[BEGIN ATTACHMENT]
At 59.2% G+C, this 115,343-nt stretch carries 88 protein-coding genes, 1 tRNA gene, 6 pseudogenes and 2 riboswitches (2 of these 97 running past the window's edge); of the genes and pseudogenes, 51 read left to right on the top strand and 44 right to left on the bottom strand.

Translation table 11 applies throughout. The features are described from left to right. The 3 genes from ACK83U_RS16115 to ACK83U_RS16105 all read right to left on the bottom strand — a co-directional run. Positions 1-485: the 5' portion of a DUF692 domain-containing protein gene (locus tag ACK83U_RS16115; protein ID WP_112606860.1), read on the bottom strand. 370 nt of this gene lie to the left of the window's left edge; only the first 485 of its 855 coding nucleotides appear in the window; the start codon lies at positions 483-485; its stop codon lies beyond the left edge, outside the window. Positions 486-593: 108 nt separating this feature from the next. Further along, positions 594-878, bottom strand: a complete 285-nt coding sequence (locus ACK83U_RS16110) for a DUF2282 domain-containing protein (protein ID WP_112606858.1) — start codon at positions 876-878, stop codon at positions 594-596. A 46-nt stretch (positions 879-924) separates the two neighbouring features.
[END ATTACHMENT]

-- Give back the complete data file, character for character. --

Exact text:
At 59.2% G+C, this 115,343-nt stretch carries 88 protein-coding genes, 1 tRNA gene, 6 pseudogenes and 2 riboswitches (2 of these 97 running past the window's edge); of the genes and pseudogenes, 51 read left to right on the top strand and 44 right to left on the bottom strand.

Translation table 11 applies throughout. The features are described from left to right. The 3 genes from ACK83U_RS16115 to ACK83U_RS16105 all read right to left on the bottom strand — a co-directional run. Positions 1-485: the 5' portion of a DUF692 domain-containing protein gene (locus tag ACK83U_RS16115; protein ID WP_112606860.1), read on the bottom strand. 370 nt of this gene lie to the left of the window's left edge; only the first 485 of its 855 coding nucleotides appear in the window; the start codon lies at positions 483-485; its stop codon lies beyond the left edge, outside the window. Positions 486-593: 108 nt separating this feature from the next. Further along, positions 594-878, bottom strand: a complete 285-nt coding sequence (locus ACK83U_RS16110) for a DUF2282 domain-containing protein (protein ID WP_112606858.1) — start codon at positions 876-878, stop codon at positions 594-596. A 46-nt stretch (positions 879-924) separates the two neighbouring features.